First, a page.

Rated: R for pervasive language, violence, and some sexual content/nudity. Reviewed by: Jim Release date: December 8, 2017 Released by: Neon
Ominous satirical wit pervades Craig Gillespie's latest venture, a nonlinear biopic with flourishes reminiscent of Martin Scorsese in what perhaps is his best work (or arguably better than) since Lars and the Real Girl.
I, Tonya stars Margot Robbie (Goodbye Christopher Robin, Suicide Squad) and Allison Janney (Finding Dory, The Girl on the Train (2016) in an entertaining, speculative look at the notorious world-class figure-skater and headline-grabber of (early) 1994, before O.J. Simpson stole things in a hurry.
Tonya Harding was the first of her (U.S.) ilk to complete a triple-axel jump as the film whisks around her life with Robbie playing her with piquancy and tenacity from adolescence till after her retirement. Her background was of the trailer-trash variety with mother LaVon Golden, a supremely vulgar Janney, who financed Tonya's dream and always reminded her of it.
Inside the Harding existence reveals her ambition and talent that is undeniable and Robbie is made to look the athletic part with not so flattering looks as the real Tonya might attest to. A disconnect between her and officials/judges were brought on by choices in fashion and music, not what embodies the ideal feminine archetype in a sport defined by a certain code of honor which icons like Peggy Fleming and Dorothy Hamill embodied.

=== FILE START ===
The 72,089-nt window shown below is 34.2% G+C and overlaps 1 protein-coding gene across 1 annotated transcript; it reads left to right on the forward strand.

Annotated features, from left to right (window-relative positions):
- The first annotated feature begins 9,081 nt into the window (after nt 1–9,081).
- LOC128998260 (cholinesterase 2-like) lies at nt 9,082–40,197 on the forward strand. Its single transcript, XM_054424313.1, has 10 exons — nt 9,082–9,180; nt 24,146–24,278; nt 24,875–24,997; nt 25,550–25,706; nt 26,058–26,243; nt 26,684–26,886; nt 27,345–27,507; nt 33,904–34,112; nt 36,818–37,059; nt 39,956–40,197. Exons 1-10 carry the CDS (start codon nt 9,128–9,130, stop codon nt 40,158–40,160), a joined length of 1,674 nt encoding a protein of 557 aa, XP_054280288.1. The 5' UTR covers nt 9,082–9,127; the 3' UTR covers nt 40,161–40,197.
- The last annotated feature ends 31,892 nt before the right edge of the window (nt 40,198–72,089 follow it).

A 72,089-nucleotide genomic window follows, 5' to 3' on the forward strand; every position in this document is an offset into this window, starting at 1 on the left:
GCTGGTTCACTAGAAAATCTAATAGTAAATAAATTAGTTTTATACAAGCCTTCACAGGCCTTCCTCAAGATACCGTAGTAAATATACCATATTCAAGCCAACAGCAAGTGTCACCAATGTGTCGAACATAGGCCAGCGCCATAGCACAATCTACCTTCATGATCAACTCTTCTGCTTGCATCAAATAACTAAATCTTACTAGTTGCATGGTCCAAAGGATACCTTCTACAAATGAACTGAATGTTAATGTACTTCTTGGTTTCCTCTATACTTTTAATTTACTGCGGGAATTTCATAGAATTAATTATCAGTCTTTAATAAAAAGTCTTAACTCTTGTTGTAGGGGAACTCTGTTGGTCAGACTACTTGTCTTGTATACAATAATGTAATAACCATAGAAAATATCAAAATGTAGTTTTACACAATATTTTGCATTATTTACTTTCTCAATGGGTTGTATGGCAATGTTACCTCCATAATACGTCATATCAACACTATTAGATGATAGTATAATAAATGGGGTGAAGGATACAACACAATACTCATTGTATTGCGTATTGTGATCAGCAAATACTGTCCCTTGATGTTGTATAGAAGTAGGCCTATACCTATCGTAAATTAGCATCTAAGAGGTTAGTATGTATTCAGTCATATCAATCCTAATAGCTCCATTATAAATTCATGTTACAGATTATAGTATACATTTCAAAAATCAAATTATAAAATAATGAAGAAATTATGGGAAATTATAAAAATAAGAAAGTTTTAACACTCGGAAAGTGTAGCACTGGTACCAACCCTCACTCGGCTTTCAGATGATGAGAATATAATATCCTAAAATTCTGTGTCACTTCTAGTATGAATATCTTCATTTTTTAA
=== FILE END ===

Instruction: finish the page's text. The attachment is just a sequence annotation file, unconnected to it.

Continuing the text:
The attack on the knee bitter rival, poor innocent Nancy Kerrigan (Caitlin Carver) thrust Harding into global limelight. This account features multiple narrators which oddly inject more interest than expected with corrupt, forceful individuals in her life like ex-hubby Jeff Gillooly (Sebastian Stan of the enjoyable "Logan Lucky") and equally, if more foolish bodyguard Shawn (Paul Walter Hauser) involved in what would serve her best.
The unrestrained nature of the proceedings provides acrid sarcasm and commentary to a startling happening which would leave many a scar, literally, and, of course, figuratively. I, Tonya succeeds because of efficiency Robbie and a scene-stealing Janney give to their roles (stay till the end to see how well the latter has nailed the garish Golden). As in Gillespie's Lars there's an empathetic release from all of the harshness which led to an unfavorable choice in men that may not make Harding as pathetic as she was and still is perceived by the court of public opinion.